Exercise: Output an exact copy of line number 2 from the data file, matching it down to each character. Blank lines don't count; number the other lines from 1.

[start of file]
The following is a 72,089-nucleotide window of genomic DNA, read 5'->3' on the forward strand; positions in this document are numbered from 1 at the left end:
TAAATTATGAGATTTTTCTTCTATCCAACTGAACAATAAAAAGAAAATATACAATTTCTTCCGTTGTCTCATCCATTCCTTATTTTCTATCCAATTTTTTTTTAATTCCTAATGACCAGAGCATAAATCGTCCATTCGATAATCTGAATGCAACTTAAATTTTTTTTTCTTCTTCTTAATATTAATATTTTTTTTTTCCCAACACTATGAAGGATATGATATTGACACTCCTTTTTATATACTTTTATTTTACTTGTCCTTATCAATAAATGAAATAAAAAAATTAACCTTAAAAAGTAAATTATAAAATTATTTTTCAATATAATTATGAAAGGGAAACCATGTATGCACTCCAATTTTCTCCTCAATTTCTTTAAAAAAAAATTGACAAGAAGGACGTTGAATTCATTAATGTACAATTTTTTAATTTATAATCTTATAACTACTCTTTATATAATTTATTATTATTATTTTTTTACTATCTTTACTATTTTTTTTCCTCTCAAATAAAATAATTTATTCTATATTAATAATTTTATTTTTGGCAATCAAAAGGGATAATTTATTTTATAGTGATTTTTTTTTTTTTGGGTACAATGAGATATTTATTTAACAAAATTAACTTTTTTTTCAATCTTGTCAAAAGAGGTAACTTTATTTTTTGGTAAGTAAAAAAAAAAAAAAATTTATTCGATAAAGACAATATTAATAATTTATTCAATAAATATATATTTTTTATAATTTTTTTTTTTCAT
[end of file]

TAAATTATGAGATTTTTCTTCTATCCAACTGAACAATAAAAAGAAAATATACAATTTCTTCCGTTGTCTCATCCATTCCTTATTTTCTATCCAATTTTTTTTTAATTCCTAATGACCAGAGCATAAATCGTCCATTCGATAATCTGAATGCAACTTAAATTTTTTTTTCTTCTTCTTAATATTAATATTTTTTTTTTCCCAACACTATGAAGGATATGATATTGACACTCCTTTTTATATACTTTTATTTTACTTGTCCTTATCAATAAATGAAATAAAAAAATTAACCTTAAAAAGTAAATTATAAAATTATTTTTCAATATAATTATGAAAGGGAAACCATGTATGCACTCCAATTTTCTCCTCAATTTCTTTAAAAAAAAATTGACAAGAAGGACGTTGAATTCATTAATGTACAATTTTTTAATTTATAATCTTATAACTACTCTTTATATAATTTATTATTATTATTTTTTTACTATCTTTACTATTTTTTTTCCTCTCAAATAAAATAATTTATTCTATATTAATAATTTTATTTTTGGCAATCAAAAGGGATAATTTATTTTATAGTGATTTTTTTTTTTTTGGGTACAATGAGATATTTATTTAACAAAATTAACTTTTTTTTCAATCTTGTCAAAAGAGGTAACTTTATTTTTTGGTAAGTAAAAAAAAAAAAAAATTTATTCGATAAAGACAATATTAATAATTTATTCAATAAATATATATTTTTTATAATTTTTTTTTTTCAT